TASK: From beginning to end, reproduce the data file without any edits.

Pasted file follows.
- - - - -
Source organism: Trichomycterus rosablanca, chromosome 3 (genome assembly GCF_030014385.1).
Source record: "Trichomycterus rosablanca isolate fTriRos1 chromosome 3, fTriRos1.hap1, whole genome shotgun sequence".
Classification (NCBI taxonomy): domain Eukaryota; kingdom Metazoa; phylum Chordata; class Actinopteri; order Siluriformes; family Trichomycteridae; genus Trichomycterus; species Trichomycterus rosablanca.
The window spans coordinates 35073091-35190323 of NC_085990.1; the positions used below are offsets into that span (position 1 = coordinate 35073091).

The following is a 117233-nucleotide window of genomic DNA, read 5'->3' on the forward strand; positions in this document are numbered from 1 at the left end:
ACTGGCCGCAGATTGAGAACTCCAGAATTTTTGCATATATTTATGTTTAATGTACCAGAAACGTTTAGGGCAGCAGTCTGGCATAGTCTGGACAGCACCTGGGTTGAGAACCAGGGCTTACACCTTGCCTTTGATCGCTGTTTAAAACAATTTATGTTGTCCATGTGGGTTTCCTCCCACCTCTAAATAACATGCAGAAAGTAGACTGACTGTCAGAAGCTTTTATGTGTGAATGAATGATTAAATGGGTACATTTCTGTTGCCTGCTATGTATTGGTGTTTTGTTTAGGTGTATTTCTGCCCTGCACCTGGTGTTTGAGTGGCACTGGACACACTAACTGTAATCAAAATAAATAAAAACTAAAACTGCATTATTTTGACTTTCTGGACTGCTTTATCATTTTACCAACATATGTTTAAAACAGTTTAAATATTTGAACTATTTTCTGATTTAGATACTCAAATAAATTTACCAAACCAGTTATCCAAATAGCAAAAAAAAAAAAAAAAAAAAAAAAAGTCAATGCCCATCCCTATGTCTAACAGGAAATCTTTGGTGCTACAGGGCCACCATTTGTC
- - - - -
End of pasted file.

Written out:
Source organism: Trichomycterus rosablanca, chromosome 3 (genome assembly GCF_030014385.1).
Source record: "Trichomycterus rosablanca isolate fTriRos1 chromosome 3, fTriRos1.hap1, whole genome shotgun sequence".
Classification (NCBI taxonomy): domain Eukaryota; kingdom Metazoa; phylum Chordata; class Actinopteri; order Siluriformes; family Trichomycteridae; genus Trichomycterus; species Trichomycterus rosablanca.
The window spans coordinates 35073091-35190323 of NC_085990.1; the positions used below are offsets into that span (position 1 = coordinate 35073091).

The following is a 117233-nucleotide window of genomic DNA, read 5'->3' on the forward strand; positions in this document are numbered from 1 at the left end:
ACTGGCCGCAGATTGAGAACTCCAGAATTTTTGCATATATTTATGTTTAATGTACCAGAAACGTTTAGGGCAGCAGTCTGGCATAGTCTGGACAGCACCTGGGTTGAGAACCAGGGCTTACACCTTGCCTTTGATCGCTGTTTAAAACAATTTATGTTGTCCATGTGGGTTTCCTCCCACCTCTAAATAACATGCAGAAAGTAGACTGACTGTCAGAAGCTTTTATGTGTGAATGAATGATTAAATGGGTACATTTCTGTTGCCTGCTATGTATTGGTGTTTTGTTTAGGTGTATTTCTGCCCTGCACCTGGTGTTTGAGTGGCACTGGACACACTAACTGTAATCAAAATAAATAAAAACTAAAACTGCATTATTTTGACTTTCTGGACTGCTTTATCATTTTACCAACATATGTTTAAAACAGTTTAAATATTTGAACTATTTTCTGATTTAGATACTCAAATAAATTTACCAAACCAGTTATCCAAATAGCAAAAAAAAAAAAAAAAAAAAAAAAAGTCAATGCCCATCCCTATGTCTAACAGGAAATCTTTGGTGCTACAGGGCCACCATTTGTC